LOS ANGELES / PRNewswire/ – Women are less scared than men about losing their jobs, according to new survey data from leading personal finance website GOBankingRates.com. In their just released 2015 Life + Money survey, GoBankingRates.com discovered the biggest money challenges and fears men and women have today.
• 1 in 5 people say their biggest money challenge is sticking to a budget.
• Always living paycheck to paycheck is the No. 1 financial fear of Americans today, followed by living in debt forever.
• 20% of Americans say planning for retirement is their primary financial focus.
“We want to help Americans understand how to process their financial concerns and prioritize goals, especially as it relates to their various life stages,” said Casey Bond, editor-in-chief of GOBankingRates.com. “Our studies show younger generations think differently about money and debt than their parents and grandparents, but the common theme is all types of people need some level of assistance with financial planning. This data offers insights for men and women of all ages that can help them change how they think about money for the better.”
- Millennials Vs. Boomers*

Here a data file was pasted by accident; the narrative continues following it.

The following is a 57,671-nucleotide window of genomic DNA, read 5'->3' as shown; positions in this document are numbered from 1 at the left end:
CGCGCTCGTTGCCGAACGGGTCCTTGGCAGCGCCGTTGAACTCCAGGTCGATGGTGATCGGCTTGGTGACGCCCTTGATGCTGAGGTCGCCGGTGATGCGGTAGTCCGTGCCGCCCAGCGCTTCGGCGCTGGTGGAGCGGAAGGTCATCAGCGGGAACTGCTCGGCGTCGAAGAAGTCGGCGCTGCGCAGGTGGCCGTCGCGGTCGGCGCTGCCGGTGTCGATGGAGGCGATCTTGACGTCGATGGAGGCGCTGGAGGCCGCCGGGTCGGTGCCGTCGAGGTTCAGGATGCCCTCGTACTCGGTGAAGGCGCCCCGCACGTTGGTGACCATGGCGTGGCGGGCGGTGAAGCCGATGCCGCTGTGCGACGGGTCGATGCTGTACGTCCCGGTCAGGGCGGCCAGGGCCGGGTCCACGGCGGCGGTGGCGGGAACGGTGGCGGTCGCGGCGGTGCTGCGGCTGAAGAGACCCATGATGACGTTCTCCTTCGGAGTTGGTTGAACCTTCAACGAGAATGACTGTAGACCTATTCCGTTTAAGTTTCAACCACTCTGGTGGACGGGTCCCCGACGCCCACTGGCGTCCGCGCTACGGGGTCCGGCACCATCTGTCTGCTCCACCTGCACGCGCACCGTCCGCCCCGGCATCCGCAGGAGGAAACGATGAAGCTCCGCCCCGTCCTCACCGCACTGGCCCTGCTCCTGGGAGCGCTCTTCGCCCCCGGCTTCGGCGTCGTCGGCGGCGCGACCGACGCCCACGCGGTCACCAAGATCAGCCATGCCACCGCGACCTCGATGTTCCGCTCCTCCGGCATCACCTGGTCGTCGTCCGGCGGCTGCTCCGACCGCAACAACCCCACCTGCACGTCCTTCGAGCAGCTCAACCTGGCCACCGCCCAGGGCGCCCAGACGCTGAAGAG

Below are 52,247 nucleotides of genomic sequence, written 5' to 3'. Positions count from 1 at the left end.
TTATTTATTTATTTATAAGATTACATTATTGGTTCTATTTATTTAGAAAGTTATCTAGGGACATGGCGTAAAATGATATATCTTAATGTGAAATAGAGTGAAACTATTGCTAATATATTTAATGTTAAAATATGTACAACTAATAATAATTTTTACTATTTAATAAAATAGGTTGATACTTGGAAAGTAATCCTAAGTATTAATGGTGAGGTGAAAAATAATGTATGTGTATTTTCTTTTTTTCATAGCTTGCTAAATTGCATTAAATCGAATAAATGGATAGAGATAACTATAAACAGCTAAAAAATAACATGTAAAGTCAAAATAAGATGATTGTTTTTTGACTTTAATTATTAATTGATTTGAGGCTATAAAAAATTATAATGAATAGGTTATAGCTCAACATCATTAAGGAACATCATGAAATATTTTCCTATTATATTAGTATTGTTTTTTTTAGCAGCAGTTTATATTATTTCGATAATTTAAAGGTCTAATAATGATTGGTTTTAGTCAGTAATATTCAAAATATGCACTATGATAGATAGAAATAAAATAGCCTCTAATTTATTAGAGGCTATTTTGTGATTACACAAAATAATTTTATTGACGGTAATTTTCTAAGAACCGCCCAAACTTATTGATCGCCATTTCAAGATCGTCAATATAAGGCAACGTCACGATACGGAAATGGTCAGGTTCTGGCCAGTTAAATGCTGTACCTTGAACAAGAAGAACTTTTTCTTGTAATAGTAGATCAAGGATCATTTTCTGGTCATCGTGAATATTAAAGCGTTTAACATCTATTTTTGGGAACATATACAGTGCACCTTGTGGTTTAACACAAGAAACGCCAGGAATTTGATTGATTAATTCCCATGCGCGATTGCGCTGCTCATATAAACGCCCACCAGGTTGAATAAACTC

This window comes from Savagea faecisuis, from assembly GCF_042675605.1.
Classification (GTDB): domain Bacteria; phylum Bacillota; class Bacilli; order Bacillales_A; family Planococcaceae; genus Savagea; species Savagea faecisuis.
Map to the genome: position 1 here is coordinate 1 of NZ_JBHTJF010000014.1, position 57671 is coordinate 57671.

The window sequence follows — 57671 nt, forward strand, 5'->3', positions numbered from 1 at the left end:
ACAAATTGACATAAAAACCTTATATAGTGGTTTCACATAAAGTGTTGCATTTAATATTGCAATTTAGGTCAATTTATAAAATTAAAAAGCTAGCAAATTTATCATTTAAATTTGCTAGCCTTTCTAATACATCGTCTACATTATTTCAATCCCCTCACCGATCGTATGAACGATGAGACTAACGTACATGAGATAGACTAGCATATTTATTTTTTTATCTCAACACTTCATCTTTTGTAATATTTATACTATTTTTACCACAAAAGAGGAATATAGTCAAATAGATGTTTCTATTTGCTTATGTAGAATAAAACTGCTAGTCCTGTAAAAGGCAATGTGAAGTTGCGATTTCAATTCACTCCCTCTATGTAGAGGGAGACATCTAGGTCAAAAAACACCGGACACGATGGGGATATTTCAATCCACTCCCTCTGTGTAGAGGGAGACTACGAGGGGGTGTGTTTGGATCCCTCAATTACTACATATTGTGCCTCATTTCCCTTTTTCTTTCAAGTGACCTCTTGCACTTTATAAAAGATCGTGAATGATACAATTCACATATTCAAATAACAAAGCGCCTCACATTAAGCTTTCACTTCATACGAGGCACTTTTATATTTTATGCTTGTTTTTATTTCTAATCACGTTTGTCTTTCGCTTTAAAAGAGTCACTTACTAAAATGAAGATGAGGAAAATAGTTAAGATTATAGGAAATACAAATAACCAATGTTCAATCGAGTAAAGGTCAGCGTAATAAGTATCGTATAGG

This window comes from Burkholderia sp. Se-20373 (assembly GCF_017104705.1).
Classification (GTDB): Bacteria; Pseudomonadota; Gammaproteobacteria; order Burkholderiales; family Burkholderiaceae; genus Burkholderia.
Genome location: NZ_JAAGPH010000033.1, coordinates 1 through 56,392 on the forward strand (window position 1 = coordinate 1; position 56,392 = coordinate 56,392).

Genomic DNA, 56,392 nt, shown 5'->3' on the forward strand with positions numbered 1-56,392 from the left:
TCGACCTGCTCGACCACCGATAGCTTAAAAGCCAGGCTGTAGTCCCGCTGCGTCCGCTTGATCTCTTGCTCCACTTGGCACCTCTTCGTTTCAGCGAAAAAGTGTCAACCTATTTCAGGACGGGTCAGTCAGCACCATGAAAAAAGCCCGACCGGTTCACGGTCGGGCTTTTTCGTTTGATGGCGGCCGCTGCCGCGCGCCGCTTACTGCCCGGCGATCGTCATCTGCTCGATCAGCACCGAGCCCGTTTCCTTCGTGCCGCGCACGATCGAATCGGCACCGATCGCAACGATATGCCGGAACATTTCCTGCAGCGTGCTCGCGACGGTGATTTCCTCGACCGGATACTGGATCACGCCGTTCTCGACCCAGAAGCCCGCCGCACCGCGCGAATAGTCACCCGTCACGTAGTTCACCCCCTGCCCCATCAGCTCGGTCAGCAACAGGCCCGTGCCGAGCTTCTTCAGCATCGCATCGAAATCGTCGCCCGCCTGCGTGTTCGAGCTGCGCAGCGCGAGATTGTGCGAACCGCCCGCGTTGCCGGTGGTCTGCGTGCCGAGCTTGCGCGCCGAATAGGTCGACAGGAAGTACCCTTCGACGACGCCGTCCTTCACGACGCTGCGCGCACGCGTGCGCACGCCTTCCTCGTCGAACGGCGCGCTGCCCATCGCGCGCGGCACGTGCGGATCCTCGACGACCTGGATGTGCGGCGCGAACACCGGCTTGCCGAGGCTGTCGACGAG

• While older millennials’ (25-34) No. 1 daily thought is money, younger millennials (18-24) ponder most about their love lives, and boomers think most about work.
• Planning for retirement is five times more challenging for baby boomers than it is for young millennials (34% vs. 7%).
• Baby boomers are almost three times more afraid of never being able to retire than young millennials (24% vs. 9%) and twice as likely to be afraid of having their identity stolen.
• Young millennials are twice as afraid of always living paycheck to paycheck as baby boomers.
- Men Vs. Women
• Women’s No. 1 thought is money more often than men.
• Men are more afraid than women of losing money in the stock market, losing their jobs and not being able to retire.
• Women are more fearful of always living paycheck to paycheck than men (25% vs. 18%).
• Planning for retirement is more of a financial challenge for men than it is for women (20% vs. 17%).
The complete 2015 Life + Money survey findings are presented in whitepaper format as well as an infographic, click here.
* For this survey analysis, young millennials were defined as adults ages 18-24; older millennials were defined as adults ages 25-34; and baby boomers were defined as adults ages 55-64. These are the ranges provided by Google Consumer Surveys.